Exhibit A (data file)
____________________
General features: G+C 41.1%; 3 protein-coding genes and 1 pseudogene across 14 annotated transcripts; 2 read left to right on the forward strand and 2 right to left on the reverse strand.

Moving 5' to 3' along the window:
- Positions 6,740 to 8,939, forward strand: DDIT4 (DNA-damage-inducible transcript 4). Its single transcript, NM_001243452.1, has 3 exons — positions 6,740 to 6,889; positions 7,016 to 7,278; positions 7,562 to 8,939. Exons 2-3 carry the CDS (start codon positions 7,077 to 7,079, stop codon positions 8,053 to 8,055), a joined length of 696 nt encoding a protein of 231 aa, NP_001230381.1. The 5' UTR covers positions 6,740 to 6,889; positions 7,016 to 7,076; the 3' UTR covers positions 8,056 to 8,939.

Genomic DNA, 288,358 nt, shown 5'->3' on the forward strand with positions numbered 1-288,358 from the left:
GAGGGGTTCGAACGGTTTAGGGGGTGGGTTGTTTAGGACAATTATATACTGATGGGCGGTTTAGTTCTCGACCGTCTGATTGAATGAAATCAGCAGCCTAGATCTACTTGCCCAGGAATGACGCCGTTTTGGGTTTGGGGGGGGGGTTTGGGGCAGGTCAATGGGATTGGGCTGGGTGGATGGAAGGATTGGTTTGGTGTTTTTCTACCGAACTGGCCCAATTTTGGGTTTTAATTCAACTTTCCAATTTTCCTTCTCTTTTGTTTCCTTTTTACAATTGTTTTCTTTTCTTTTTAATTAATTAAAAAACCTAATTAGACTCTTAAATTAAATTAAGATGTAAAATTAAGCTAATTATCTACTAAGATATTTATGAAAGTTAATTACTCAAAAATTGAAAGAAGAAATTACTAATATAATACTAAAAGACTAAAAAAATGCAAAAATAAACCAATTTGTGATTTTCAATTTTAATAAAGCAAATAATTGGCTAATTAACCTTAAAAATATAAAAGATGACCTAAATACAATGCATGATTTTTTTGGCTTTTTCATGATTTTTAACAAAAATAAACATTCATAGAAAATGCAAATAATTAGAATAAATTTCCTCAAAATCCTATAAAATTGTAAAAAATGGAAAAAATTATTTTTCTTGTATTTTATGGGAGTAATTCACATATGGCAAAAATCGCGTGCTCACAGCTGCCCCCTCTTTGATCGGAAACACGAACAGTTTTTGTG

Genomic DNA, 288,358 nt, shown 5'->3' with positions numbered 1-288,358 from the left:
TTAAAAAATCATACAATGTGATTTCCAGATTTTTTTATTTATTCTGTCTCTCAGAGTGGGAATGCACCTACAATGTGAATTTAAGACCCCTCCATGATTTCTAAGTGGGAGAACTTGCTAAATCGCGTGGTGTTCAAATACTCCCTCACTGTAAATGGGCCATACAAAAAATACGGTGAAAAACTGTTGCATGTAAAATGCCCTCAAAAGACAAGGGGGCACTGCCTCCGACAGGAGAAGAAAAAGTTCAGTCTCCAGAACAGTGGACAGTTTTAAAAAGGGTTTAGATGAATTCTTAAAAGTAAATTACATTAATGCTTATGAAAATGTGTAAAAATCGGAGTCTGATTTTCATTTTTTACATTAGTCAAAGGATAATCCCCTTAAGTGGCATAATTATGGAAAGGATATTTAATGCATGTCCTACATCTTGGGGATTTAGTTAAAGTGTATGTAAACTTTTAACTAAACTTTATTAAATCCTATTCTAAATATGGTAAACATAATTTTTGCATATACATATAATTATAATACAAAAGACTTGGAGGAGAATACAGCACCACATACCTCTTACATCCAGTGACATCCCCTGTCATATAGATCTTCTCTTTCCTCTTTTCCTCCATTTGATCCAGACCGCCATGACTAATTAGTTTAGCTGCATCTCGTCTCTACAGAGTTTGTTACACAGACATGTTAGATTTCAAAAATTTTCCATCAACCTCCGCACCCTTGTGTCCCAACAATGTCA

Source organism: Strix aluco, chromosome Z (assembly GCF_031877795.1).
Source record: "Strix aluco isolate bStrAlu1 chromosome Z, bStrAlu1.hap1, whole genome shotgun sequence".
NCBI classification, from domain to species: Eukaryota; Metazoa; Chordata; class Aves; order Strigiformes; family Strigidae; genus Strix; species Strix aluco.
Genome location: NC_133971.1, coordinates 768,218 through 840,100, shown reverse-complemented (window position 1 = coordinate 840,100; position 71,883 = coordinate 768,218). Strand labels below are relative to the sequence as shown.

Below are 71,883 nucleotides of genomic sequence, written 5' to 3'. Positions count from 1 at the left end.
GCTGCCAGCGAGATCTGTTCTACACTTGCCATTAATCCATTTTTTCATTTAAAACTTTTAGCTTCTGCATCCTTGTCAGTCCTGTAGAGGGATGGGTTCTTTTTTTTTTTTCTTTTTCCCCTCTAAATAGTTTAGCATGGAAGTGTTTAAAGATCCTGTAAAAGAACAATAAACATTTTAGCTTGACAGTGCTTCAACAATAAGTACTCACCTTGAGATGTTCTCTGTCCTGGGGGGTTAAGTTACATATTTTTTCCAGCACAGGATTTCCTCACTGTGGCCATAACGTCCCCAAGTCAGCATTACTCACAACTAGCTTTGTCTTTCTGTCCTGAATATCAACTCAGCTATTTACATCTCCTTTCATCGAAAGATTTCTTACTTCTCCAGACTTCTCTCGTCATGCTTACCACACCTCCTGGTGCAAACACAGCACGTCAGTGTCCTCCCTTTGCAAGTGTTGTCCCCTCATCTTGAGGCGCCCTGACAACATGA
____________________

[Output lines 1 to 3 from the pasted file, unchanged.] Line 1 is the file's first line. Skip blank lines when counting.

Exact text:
General features: G+C 41.1%; 3 protein-coding genes and 1 pseudogene across 14 annotated transcripts; 2 read left to right on the forward strand and 2 right to left on the reverse strand.

Moving 5' to 3' along the window:
- Positions 6,740 to 8,939, forward strand: DDIT4 (DNA-damage-inducible transcript 4). Its single transcript, NM_001243452.1, has 3 exons — positions 6,740 to 6,889; positions 7,016 to 7,278; positions 7,562 to 8,939. Exons 2-3 carry the CDS (start codon positions 7,077 to 7,079, stop codon positions 8,053 to 8,055), a joined length of 696 nt encoding a protein of 231 aa, NP_001230381.1. The 5' UTR covers positions 6,740 to 6,889; positions 7,016 to 7,076; the 3' UTR covers positions 8,056 to 8,939.